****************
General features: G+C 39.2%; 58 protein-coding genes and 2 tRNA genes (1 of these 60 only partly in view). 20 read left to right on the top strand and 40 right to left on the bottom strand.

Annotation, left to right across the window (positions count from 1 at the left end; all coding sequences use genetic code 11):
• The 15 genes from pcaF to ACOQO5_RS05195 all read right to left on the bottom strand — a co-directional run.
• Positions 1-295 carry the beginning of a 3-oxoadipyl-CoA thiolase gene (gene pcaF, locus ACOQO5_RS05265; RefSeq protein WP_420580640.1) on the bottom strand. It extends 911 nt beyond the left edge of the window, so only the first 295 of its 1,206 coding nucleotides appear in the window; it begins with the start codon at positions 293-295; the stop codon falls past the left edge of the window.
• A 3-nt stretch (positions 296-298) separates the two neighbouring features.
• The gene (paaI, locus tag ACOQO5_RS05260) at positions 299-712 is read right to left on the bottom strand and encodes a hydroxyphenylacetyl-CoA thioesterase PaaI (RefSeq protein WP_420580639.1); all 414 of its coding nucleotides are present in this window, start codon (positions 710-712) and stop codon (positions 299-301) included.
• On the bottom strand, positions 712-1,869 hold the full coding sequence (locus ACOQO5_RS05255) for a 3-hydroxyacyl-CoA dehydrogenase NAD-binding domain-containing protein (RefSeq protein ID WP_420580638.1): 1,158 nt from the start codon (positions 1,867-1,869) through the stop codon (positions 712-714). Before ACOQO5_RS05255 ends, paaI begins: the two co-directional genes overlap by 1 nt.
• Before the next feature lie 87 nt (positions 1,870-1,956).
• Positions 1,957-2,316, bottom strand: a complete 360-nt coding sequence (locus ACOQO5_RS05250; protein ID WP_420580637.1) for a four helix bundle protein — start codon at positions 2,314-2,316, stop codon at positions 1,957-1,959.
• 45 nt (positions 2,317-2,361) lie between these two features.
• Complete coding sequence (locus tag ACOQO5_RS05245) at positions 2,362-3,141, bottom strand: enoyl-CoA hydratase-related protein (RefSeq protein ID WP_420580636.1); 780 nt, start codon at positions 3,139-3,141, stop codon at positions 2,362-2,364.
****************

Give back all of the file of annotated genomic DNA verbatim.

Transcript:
General features: G+C 39.2%; 58 protein-coding genes and 2 tRNA genes (1 of these 60 only partly in view). 20 read left to right on the top strand and 40 right to left on the bottom strand.

Annotation, left to right across the window (positions count from 1 at the left end; all coding sequences use genetic code 11):
• The 15 genes from pcaF to ACOQO5_RS05195 all read right to left on the bottom strand — a co-directional run.
• Positions 1-295 carry the beginning of a 3-oxoadipyl-CoA thiolase gene (gene pcaF, locus ACOQO5_RS05265; RefSeq protein WP_420580640.1) on the bottom strand. It extends 911 nt beyond the left edge of the window, so only the first 295 of its 1,206 coding nucleotides appear in the window; it begins with the start codon at positions 293-295; the stop codon falls past the left edge of the window.
• A 3-nt stretch (positions 296-298) separates the two neighbouring features.
• The gene (paaI, locus tag ACOQO5_RS05260) at positions 299-712 is read right to left on the bottom strand and encodes a hydroxyphenylacetyl-CoA thioesterase PaaI (RefSeq protein WP_420580639.1); all 414 of its coding nucleotides are present in this window, start codon (positions 710-712) and stop codon (positions 299-301) included.
• On the bottom strand, positions 712-1,869 hold the full coding sequence (locus ACOQO5_RS05255) for a 3-hydroxyacyl-CoA dehydrogenase NAD-binding domain-containing protein (RefSeq protein ID WP_420580638.1): 1,158 nt from the start codon (positions 1,867-1,869) through the stop codon (positions 712-714). Before ACOQO5_RS05255 ends, paaI begins: the two co-directional genes overlap by 1 nt.
• Before the next feature lie 87 nt (positions 1,870-1,956).
• Positions 1,957-2,316, bottom strand: a complete 360-nt coding sequence (locus ACOQO5_RS05250; protein ID WP_420580637.1) for a four helix bundle protein — start codon at positions 2,314-2,316, stop codon at positions 1,957-1,959.
• 45 nt (positions 2,317-2,361) lie between these two features.
• Complete coding sequence (locus tag ACOQO5_RS05245) at positions 2,362-3,141, bottom strand: enoyl-CoA hydratase-related protein (RefSeq protein ID WP_420580636.1); 780 nt, start codon at positions 3,139-3,141, stop codon at positions 2,362-2,364.